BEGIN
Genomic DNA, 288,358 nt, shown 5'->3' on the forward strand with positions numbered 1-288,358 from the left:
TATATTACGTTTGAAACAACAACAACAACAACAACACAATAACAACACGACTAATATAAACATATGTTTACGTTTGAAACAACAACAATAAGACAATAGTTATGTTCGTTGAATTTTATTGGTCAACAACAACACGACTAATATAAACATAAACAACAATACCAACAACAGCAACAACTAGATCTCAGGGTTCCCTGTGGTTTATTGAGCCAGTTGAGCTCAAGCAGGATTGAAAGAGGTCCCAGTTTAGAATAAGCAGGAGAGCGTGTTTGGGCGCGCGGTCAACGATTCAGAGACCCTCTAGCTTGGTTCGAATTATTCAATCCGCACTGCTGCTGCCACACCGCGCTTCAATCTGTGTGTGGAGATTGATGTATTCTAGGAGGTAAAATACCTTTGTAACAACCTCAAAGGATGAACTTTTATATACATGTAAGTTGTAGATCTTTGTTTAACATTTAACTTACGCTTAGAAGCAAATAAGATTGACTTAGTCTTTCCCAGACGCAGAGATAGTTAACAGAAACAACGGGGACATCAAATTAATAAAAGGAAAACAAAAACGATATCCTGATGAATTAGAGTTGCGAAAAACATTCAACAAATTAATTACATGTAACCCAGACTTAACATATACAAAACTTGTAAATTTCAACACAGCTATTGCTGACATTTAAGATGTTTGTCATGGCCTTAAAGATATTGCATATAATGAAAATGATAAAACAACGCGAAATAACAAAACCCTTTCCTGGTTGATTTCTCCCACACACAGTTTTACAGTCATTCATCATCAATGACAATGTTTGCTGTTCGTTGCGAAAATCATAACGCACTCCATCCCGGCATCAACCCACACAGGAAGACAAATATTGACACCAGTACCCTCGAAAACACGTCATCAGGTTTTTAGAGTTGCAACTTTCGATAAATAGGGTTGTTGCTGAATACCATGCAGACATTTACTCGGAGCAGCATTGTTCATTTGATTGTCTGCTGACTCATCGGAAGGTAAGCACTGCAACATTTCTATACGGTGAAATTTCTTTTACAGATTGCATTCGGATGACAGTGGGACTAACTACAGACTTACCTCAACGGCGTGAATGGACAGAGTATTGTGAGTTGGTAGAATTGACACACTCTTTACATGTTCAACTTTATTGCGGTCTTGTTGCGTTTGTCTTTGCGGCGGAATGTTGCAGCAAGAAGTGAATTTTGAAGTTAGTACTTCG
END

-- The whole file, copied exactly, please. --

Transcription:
Genomic DNA, 288,358 nt, shown 5'->3' on the forward strand with positions numbered 1-288,358 from the left:
TATATTACGTTTGAAACAACAACAACAACAACAACACAATAACAACACGACTAATATAAACATATGTTTACGTTTGAAACAACAACAATAAGACAATAGTTATGTTCGTTGAATTTTATTGGTCAACAACAACACGACTAATATAAACATAAACAACAATACCAACAACAGCAACAACTAGATCTCAGGGTTCCCTGTGGTTTATTGAGCCAGTTGAGCTCAAGCAGGATTGAAAGAGGTCCCAGTTTAGAATAAGCAGGAGAGCGTGTTTGGGCGCGCGGTCAACGATTCAGAGACCCTCTAGCTTGGTTCGAATTATTCAATCCGCACTGCTGCTGCCACACCGCGCTTCAATCTGTGTGTGGAGATTGATGTATTCTAGGAGGTAAAATACCTTTGTAACAACCTCAAAGGATGAACTTTTATATACATGTAAGTTGTAGATCTTTGTTTAACATTTAACTTACGCTTAGAAGCAAATAAGATTGACTTAGTCTTTCCCAGACGCAGAGATAGTTAACAGAAACAACGGGGACATCAAATTAATAAAAGGAAAACAAAAACGATATCCTGATGAATTAGAGTTGCGAAAAACATTCAACAAATTAATTACATGTAACCCAGACTTAACATATACAAAACTTGTAAATTTCAACACAGCTATTGCTGACATTTAAGATGTTTGTCATGGCCTTAAAGATATTGCATATAATGAAAATGATAAAACAACGCGAAATAACAAAACCCTTTCCTGGTTGATTTCTCCCACACACAGTTTTACAGTCATTCATCATCAATGACAATGTTTGCTGTTCGTTGCGAAAATCATAACGCACTCCATCCCGGCATCAACCCACACAGGAAGACAAATATTGACACCAGTACCCTCGAAAACACGTCATCAGGTTTTTAGAGTTGCAACTTTCGATAAATAGGGTTGTTGCTGAATACCATGCAGACATTTACTCGGAGCAGCATTGTTCATTTGATTGTCTGCTGACTCATCGGAAGGTAAGCACTGCAACATTTCTATACGGTGAAATTTCTTTTACAGATTGCATTCGGATGACAGTGGGACTAACTACAGACTTACCTCAACGGCGTGAATGGACAGAGTATTGTGAGTTGGTAGAATTGACACACTCTTTACATGTTCAACTTTATTGCGGTCTTGTTGCGTTTGTCTTTGCGGCGGAATGTTGCAGCAAGAAGTGAATTTTGAAGTTAGTACTTCG